Growing tomatoes in Arizona is challenging, but easier – though I can’t be certain – than growing tomatoes in Nome, Alaska.

Over a year ago, Dwight and I spread a thin layer of wood chips – he calls them compost, but to me, they are wood chips – over the acre or so we are trying to cultivate as the first step to ‘green’ 20 acres Dwight manages for the Desert Rose Baha’i Institute in Eloy, Arizona.  We followed that with an even thinner layer of manure and hosed it down with water.  We covered the area with a tarp thinking it would help – with what little water was there – to convert the wood chips, manure, dust, and caliche into usable soil.  Arizona desert winds can defeat the heaviest of sandbags.  The tarp didn’t last long.  Margaret Mitchell had it right… Gone with the Wind.

After several months, it was difficult to discern the clumps of manure.  Maybe they melded into the ground.  I think the manure disappeared.  Intergalactic aliens are a common occurrence in the Arizona desert.  After several months, all I could see was an acre or so of dust and caliche covered sparsely with wood chips.  Caliche, by the way, is a sedimentary rock, a hardened natural cement of calcium carbonate that binds other materials—such as gravel, sand, clay, and silt.  I liken it to concrete.

Time passed – many months.

If we expected to harvest something this year, anything, in June, we had to get something into the ground.  In January 2021, we determined we could delay no longer.  We marched out a rectangular plot and marked it with stakes and string, some 200 feet by 200 feet.  Close to an acre and not exactly square, but it was close enough.

installing the fence

The desert is populated by small vermin, rabbits, ground squirrels, and the like that would feast on the vegetables we planned to lay in, so before we considered planting, we erected a 4-foot tall, small-meshed wire fence around the complete perimeter.  The wire extended 6 inches into the ground to discourage burrowing.  We received much help from my youngest son and his family.  With the exception of using a ‘trencher’ to dig the ditch to set the fence in, we raised the complete 800+ feet of fence with posts every eight feet, by hand.  Manual labor of that intensity offers great reward to the laborer.

With the acre enclosed, we set up a 3,000 sq. ft. plot [30’x100’] with six, 42-inch wide planting rows and a 9-foot center path to pull water through in a 300-gallon tank with a powered sprayer pulled by a Kawasaki Mule.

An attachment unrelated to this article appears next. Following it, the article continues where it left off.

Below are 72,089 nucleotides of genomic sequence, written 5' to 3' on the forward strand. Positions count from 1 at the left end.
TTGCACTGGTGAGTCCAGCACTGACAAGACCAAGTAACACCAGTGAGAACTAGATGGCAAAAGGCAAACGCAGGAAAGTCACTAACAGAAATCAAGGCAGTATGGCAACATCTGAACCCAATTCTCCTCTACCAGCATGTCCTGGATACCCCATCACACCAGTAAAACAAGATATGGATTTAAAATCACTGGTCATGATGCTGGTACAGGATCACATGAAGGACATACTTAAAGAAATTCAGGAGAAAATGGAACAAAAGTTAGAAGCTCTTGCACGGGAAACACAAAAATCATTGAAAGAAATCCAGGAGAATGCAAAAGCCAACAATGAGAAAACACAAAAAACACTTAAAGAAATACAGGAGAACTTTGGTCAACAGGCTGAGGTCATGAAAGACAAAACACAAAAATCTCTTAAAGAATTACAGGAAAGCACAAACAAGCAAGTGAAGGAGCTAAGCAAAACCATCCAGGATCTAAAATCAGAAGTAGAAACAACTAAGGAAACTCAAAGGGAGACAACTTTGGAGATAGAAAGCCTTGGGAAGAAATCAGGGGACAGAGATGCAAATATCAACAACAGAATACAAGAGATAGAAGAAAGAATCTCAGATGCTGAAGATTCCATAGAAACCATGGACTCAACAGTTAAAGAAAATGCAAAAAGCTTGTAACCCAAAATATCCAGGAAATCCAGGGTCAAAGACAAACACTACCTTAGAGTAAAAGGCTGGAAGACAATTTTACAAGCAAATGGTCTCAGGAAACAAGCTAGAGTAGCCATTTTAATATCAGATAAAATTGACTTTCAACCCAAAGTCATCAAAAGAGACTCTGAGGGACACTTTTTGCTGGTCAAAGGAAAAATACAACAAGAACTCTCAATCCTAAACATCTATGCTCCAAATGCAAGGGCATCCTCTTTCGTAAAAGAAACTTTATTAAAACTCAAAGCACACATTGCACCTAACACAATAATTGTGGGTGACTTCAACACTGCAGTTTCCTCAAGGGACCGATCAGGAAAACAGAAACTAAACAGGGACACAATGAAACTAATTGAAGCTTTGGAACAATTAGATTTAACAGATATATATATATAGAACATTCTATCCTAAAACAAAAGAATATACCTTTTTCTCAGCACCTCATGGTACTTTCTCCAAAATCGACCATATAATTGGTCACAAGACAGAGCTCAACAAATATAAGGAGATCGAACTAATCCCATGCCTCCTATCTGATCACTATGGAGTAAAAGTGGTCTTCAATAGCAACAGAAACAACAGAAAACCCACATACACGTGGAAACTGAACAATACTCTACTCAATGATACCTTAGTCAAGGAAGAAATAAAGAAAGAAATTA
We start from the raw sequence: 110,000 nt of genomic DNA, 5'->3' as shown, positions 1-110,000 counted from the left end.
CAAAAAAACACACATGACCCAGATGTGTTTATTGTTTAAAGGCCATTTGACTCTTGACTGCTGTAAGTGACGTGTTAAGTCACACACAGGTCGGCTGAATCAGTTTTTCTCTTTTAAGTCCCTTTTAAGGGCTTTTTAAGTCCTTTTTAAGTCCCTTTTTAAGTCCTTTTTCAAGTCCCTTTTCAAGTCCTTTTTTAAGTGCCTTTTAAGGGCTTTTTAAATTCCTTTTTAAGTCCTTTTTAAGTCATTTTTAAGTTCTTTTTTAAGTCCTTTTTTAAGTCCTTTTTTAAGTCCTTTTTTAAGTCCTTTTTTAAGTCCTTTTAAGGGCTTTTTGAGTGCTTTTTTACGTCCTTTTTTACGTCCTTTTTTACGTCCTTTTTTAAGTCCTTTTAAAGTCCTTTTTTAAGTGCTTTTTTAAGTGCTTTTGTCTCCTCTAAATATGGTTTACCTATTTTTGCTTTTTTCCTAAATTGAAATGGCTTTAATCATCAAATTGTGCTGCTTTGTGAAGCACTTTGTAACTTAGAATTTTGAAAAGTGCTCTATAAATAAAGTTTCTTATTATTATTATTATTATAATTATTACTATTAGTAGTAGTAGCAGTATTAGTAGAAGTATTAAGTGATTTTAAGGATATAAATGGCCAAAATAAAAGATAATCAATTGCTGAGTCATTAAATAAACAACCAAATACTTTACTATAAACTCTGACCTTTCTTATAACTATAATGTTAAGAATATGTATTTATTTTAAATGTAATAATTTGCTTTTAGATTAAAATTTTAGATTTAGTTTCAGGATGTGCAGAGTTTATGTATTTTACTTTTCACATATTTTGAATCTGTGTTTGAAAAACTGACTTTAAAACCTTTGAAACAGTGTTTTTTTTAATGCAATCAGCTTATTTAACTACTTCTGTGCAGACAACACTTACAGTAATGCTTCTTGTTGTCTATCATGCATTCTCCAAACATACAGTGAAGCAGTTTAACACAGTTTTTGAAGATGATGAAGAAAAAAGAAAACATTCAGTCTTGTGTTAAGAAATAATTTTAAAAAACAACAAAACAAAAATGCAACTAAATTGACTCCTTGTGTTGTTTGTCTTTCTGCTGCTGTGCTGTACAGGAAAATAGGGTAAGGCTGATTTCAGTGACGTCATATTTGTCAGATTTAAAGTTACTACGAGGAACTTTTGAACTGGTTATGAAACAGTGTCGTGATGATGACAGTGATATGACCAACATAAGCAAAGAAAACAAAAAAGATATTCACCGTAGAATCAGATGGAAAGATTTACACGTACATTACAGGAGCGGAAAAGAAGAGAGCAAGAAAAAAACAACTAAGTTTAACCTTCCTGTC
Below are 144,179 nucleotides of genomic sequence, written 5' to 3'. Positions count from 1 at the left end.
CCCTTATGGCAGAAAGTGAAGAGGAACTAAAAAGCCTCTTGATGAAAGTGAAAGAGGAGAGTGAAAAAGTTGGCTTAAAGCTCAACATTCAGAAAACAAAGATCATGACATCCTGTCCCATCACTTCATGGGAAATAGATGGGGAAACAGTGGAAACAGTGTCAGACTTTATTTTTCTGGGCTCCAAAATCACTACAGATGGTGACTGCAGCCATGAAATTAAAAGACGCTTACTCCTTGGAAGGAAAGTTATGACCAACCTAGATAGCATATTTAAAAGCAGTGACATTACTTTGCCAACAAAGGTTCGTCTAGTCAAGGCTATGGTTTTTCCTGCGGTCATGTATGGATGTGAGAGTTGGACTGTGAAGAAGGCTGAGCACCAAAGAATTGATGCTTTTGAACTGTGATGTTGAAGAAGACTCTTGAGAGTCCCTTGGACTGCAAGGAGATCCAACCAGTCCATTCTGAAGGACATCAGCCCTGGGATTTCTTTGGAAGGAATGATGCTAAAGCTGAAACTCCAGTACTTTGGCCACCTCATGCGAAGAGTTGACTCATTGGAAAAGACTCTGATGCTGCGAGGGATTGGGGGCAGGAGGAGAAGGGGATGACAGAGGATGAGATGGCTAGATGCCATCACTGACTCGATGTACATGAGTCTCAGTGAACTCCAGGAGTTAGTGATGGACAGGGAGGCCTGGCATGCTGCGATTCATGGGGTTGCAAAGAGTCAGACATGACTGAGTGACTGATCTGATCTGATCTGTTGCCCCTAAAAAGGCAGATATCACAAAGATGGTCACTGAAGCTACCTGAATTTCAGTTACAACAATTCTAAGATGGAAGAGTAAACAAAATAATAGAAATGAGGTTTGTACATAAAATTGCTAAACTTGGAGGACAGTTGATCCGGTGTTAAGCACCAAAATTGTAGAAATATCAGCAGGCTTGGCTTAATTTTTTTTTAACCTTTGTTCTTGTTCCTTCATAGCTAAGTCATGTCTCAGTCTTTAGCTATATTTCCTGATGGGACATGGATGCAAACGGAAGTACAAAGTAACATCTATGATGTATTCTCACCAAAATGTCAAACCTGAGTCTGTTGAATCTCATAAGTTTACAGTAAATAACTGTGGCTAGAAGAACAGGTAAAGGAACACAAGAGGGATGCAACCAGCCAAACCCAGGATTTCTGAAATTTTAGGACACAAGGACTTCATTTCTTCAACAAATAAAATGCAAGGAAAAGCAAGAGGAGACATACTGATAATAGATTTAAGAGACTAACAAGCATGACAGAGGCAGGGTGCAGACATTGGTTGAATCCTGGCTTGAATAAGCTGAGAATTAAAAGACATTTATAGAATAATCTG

From February 6 through March 27, we started over 1,200 seeds in our hoop house and put over 500 transplants in the ground.

Early on, we experienced some vermin activity.  We inspected the entire perimeter for holes and burrows and found none.  We suspected the intruders were entering through a small space near the gate. My friend Joe in Texas told me that a farmer friend of his in Georgia urinated on rags and placed them at likely entry points.  I took his advice – using my urine, not his – and we’ve had no vermin since.

Every morning, we applied 300 gallons of water to the 3,000 sq. ft. plot.  While I am certain it maintained some level of life, few of the thousand seeds we planted directly in the ground survived, and the transplanted plants did slightly better.  The tomato plants did better than most of our plants but were wilted every morning until the water was applied.

We hand-harrowed our rows, but even that was like digging into concrete.

One week ago, Dwight determined it was time to create new, organic soil more favorable to the plants we were trying to grow.

This morning, four months after marching off the plot and raising the fence, we agreed it was time to re-till the original plot along with three new 3,000 sq. ft. plots we measured out adjacent to it.

You may recall that the original plot was intended to support our friend Justin and the children he feeds in the Cité Soleil ghetto in Haiti.  We always refer to that plot as “The Haiti Project.”  We remain committed to it, but without revenue from the project until at least October – the next market season – we must rely on the generosity of people like you to feed the children until the garden produces a harvest we can sell at the farmers market.

Mrs. tVM accompanied Clarence and me this morning to attempt to save the strongest tomato plants and transplant them to our backyard.  As she looked over the plot, she came up with a better idea: she decided to transplant ALL survivors that ‘showed green’ and hold them in the hoop house for two weeks when we expect to have the four, 3,000 sq. ft. plots harrowed with the new soil we are making with a good dose of biochar.  In total, she is attempting to save approximately 20 tomato plants, 10 pepper plants, half a dozen beets, and a handful of cucumber.  While that may not sound like many, it’s far more than the three tomato plants we intended to rescue when the day began.

making soil

Moving forward, we plan to have re-planted the original plot by the end of May and will plant the other three over the following three months AFTER applying an appropriate dose of organic soil.

Greening the desert is quite challenging, but with commitment, perseverance, and patience, we will get the job done.  The Haiti Project is alive and well.

Mitakuye Oyasin


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  1. The taste of a home grown tomato makes it worth the effort. Tomatoes will stop producing once it gets hot so getting them in early was a good idea. If you can keep the plants alive during the summer heat you can have fall tomatoes. Hope it turns out well.

    1. We learned that last year. When the average temp exceeds 85-degrees, tomatoes will not produce. We are definitely pushing the envelope.